These $50 Glasses Bring Anything On Your Phone To Life In 3D

Most videos we take end up forgotten, permanently trapped on our devices. What if an app could give them new life?


Remember 3D TV? It flopped. Turns out nobody wants to wear silly glasses while watching prime-time sitcoms. Who woulda thunk?


But as I hold a pair of black spectacles up to my eyes, which are actually balancing my iPhone in a little slot like an old Viewmaster, the last thing I’m thinking about is how awkward this feels or stupid I look. Because I’m watching a video of my toddler, shot just a few weeks ago, eating breakfast in his highchair. It’s just another iPhone video shot on just another day. But re-watching it now, his rounded cheeks bubble up from the screen. His hair glistens with a quality of light that’s just not there in reproductions. And a bit of yogurt sticks to his lips, so real, so visceral, that I remember 3D video at its best is second only to real life.

This is Elsewhere. It’s a $50 kit launching today, made up of an iPhone app and a pair of glasses, that promises to turn any 2D video into 3D, giving the feeling of VR to just about any moving content. That includes all the videos on your phone’s Camera Roll, or anything that your phone’s camera can see, like a Netflix movie playing on your TV. Heck, you can even walk around your house with Elsewhere for an uncanny free trip that feels, at times, somehow more 3D than actual reality.

“If you look in mirror it gets even tripper,” advises Aza Raskin, who invented the app’s patented 3D tech. “It looks like you can walk through this portal.”

Raskin is both the former creative director of Firefox as well as a serial entrepreneur who founded Songza and Massive Health, two companies that sold to Google and Jawbone, respectively. But his wife, Wendellen Li, is the lead “chieftess” behind Elsewhere. Together, the two make what I can only describe as the most totes adorbs pitch team with whom I’ve ever Skyped, with a penchant for completing one another’s sentences:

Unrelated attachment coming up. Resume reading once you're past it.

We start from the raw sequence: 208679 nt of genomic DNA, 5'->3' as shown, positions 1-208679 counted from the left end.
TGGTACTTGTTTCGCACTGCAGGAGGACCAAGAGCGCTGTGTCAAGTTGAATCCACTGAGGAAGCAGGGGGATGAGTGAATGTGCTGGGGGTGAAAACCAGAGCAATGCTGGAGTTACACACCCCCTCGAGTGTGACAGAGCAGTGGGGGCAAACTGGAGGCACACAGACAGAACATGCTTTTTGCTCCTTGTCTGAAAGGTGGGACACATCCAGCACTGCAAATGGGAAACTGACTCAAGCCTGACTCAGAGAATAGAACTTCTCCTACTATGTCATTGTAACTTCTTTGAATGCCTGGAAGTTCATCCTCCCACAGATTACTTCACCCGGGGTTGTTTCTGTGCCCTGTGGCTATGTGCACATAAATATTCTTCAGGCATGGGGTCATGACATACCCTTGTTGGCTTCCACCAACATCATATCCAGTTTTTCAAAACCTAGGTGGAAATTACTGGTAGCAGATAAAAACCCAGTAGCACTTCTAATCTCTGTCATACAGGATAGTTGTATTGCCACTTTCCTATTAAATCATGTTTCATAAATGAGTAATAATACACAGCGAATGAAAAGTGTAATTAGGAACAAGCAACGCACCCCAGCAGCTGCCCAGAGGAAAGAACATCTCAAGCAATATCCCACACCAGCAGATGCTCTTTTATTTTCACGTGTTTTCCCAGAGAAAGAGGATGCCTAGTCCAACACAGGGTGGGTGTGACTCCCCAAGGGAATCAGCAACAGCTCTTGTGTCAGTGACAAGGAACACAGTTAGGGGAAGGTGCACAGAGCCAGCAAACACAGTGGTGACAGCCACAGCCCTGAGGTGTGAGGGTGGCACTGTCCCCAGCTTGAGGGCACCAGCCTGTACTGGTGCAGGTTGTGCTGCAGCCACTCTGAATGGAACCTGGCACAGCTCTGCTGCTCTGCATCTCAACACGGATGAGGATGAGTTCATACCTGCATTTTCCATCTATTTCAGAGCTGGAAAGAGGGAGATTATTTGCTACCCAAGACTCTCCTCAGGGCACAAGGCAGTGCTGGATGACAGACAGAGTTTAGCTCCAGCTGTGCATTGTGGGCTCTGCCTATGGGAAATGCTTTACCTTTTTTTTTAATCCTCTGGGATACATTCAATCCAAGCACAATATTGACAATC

“The insight came when . . .”


“. . . we were in Joshua Tree, [discussing] Mandelbrot’s The Fractal Geometry of Nature. Everything from the distribution of galaxies to rivers are all fractals.”

Their cat meows in the background. Raskin alludes to how he developed Elsewhere, using a new method he’d coded to process single-frame videos into stereoscopic pictures that mix in your eyes to appear 3D more realistically than other tricks used today. I assume it involves fractals, but I’m honestly not sure. When I ask?

“I’m just about finishing up a little [explainer] . . .”

“. . . we’ve been working on how to convey it in writing for months.”

It’s the sort of casual candor that you’ll never hear from a finely tuned Kickstarter campaign, precariously propped up on VC and crowdfunding. That’s because Raskin is an entrepreneur with nothing left to prove, and Elsewhere is what Li calls “a project that happened to take the form of a company.” It’s self-funded, and on the surface, unconcerned with monetization, subscribers, platforms, or business plans. Still, Elsewhere isn’t exactly an art project, for Li. “What YouTube did for video, or Instagram for photographs, Elsewhere is trying to do for VR,” she says.


By transforming your existing files with its platform, Elsewhere wants to give you a new perspective on your own digital fingerprint, from GIFs to videos, in mesmerizing, pseudo virtual reality. Shipped to your house in a mysteriously marbled black box without a discernible logo on the front, it feels refreshingly un-Kickstarter. Li compares it to the feeling of early MTV: a gritty and instant dose of a surprising new type of media.

Half personal project and half technical experiment, it doesn’t have an ideal user the way VR does with gamers or professionals. Unless, of course, you count the creators. “Someone recorded a video of our first dance, and we were so in the zone, testing 3D, then [I was like] ‘oh my god, Aza, look at this!'” Li remembers.

“We were crying,” Raskin says. “We’d seen the video from someone else’s eyes.”

About the author

Mark Wilson is a senior writer at Fast Company who has written about design, technology, and culture for almost 15 years. His work has appeared at Gizmodo, Kotaku, PopMech, PopSci, Esquire, American Photo and Lucky Peach